Sunday, August 20, 2006

Permaculture is definitely about making links between different components in a system. “Chickens and other poultry are perhaps unique in the number of beneficial relationships which can be set up between them and other elements of a household, smallholding or farm”, Patrick Whitefield, The Earth Care Manual: A Permaculture Handbook for Britain and other Temperate Climates, p248. As you can see from the photo, ours are fully integrated into our vegetable garden. In fact, it would be true to say, a little too well integrated!

Permaculture chickens aren’t meant to wander freely around vegetable gardens as they will be quite undiscerning about what they scratch up, and what they eat. Where they are sitting is where I had planted some salad vegetables but the cultivated earth mixed with compost has been just too irresistible because of the possibilities it offered for a regular dust bath. The fresh green shoots of the salad crop would have been nibbled anyway, if they had survived. Having accustomed the chickens to courgettes—we give them any excess or those monsters that hide under the big leaves and grow into marrows—they’ve now started to eat them on the plant.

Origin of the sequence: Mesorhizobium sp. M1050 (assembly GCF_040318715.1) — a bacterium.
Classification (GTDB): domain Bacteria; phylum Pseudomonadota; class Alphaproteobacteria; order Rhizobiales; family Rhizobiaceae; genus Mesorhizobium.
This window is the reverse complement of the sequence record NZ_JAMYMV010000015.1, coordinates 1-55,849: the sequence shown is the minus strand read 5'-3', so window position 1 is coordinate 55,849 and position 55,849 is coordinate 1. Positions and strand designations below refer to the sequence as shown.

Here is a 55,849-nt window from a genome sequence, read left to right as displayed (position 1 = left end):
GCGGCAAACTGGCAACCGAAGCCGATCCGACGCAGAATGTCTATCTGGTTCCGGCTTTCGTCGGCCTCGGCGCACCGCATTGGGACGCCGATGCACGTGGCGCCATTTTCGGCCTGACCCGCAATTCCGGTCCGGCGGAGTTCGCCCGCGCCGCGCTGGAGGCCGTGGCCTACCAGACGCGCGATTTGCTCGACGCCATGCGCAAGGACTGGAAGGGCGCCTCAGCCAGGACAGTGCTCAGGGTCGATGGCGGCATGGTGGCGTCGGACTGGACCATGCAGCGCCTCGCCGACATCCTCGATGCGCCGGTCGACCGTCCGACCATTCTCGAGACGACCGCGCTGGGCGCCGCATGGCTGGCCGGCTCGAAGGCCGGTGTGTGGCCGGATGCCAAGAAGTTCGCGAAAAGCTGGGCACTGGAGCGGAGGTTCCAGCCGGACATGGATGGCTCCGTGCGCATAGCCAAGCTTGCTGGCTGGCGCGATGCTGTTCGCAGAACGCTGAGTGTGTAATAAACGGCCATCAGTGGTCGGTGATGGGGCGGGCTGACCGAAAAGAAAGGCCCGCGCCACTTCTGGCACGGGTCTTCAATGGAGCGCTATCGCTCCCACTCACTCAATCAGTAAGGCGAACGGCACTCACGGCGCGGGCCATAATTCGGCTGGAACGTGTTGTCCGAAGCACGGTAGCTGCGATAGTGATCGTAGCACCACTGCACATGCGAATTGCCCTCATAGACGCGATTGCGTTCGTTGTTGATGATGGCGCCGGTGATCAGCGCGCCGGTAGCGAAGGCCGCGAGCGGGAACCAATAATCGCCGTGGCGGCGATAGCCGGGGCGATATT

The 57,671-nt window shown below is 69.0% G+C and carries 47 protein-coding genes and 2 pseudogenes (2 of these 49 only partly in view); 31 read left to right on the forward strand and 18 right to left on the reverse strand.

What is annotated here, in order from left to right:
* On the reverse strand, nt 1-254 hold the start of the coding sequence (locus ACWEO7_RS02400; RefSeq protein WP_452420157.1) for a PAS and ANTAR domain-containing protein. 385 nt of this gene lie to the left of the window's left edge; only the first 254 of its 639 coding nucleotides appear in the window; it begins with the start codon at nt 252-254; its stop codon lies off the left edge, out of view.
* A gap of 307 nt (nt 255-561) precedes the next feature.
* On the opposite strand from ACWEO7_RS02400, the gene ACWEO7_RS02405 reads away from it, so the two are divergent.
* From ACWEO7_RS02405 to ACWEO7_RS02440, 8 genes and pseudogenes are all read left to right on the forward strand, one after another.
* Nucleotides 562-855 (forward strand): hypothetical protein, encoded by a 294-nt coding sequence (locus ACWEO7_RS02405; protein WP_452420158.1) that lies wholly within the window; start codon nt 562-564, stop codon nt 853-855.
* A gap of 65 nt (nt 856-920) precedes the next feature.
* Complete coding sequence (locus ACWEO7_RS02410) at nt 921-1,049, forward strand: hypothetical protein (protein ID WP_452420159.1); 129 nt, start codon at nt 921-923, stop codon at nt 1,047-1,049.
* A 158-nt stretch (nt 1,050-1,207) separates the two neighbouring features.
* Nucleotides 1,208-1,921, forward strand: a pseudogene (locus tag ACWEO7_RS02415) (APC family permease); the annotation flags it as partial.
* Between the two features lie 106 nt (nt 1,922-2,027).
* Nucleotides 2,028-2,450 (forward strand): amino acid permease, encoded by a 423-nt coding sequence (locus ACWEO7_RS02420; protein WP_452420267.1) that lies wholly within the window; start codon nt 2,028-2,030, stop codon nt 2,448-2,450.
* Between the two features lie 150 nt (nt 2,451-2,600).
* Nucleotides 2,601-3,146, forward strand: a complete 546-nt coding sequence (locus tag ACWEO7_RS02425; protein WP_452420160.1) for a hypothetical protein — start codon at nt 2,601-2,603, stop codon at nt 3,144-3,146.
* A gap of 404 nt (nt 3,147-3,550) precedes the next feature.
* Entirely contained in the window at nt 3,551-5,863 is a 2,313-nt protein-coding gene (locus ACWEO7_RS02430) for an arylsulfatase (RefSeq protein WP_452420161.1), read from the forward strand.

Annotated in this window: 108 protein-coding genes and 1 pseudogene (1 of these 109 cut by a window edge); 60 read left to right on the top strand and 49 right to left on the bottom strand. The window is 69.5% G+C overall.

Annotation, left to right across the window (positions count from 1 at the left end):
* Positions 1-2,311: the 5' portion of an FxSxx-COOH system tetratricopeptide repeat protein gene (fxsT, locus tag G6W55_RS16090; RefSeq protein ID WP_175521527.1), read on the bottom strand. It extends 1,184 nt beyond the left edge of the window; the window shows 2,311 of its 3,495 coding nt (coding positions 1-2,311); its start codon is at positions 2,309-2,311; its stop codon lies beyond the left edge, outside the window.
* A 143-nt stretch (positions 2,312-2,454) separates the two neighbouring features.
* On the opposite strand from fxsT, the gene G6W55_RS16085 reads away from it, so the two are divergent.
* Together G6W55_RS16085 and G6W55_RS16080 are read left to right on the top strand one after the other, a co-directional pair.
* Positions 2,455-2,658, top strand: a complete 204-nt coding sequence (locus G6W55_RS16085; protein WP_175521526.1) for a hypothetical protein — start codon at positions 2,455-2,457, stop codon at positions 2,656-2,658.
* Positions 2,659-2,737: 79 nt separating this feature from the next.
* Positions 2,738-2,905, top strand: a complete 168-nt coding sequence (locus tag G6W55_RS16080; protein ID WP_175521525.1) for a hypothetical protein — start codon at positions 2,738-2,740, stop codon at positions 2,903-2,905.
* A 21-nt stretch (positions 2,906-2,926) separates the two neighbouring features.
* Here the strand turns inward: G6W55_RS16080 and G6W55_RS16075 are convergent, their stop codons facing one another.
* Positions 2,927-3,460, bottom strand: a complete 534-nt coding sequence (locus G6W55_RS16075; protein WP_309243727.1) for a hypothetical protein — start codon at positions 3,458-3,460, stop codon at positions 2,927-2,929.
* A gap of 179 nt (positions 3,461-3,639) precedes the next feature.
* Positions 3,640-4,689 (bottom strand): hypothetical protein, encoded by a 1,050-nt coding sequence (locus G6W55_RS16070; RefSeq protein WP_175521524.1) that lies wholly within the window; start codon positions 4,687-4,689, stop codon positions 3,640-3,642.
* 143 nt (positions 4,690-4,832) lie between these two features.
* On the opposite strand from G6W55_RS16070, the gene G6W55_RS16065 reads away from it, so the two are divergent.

Fencing would be the answer, whether we fence in the vegetable plot or fence in the chickens but there are too many other jobs for the moment, so we are putting this one down to experience and are just enjoying their company and have netted off high risk areas, like our latest salad sowing. Next year, we hope to develop a chicken forage system, which will consist of a large fenced area, containing plants that provide chicken fodder naturally. A way of successfully introducing chickens to the veggie plot is to use a “chicken tractor”, basically a moveable chicken run. We’ve just completed making one and have been promised four more young chickens from Caroline, our friend who supplied the first two black ones. More on this next post…


Anonymous said...

The chickens look much more grown up than when I last saw them, they have all the red round their faces. How are they getting on? And do you have the new ones yet?
Lots of love Christina x

Stuart and Gabrielle said...

Hi Christina. Thanks for asking about the chooks. They are all fine thank you. We now have four new ones, three little blacks and a speckeldy hen who are all very sweet. There are still no eggs unfortunately! Apparently it takes about 6 months before they start to lay so they should start any day now. I'll let you know as soon as it happens.
Gabrielle x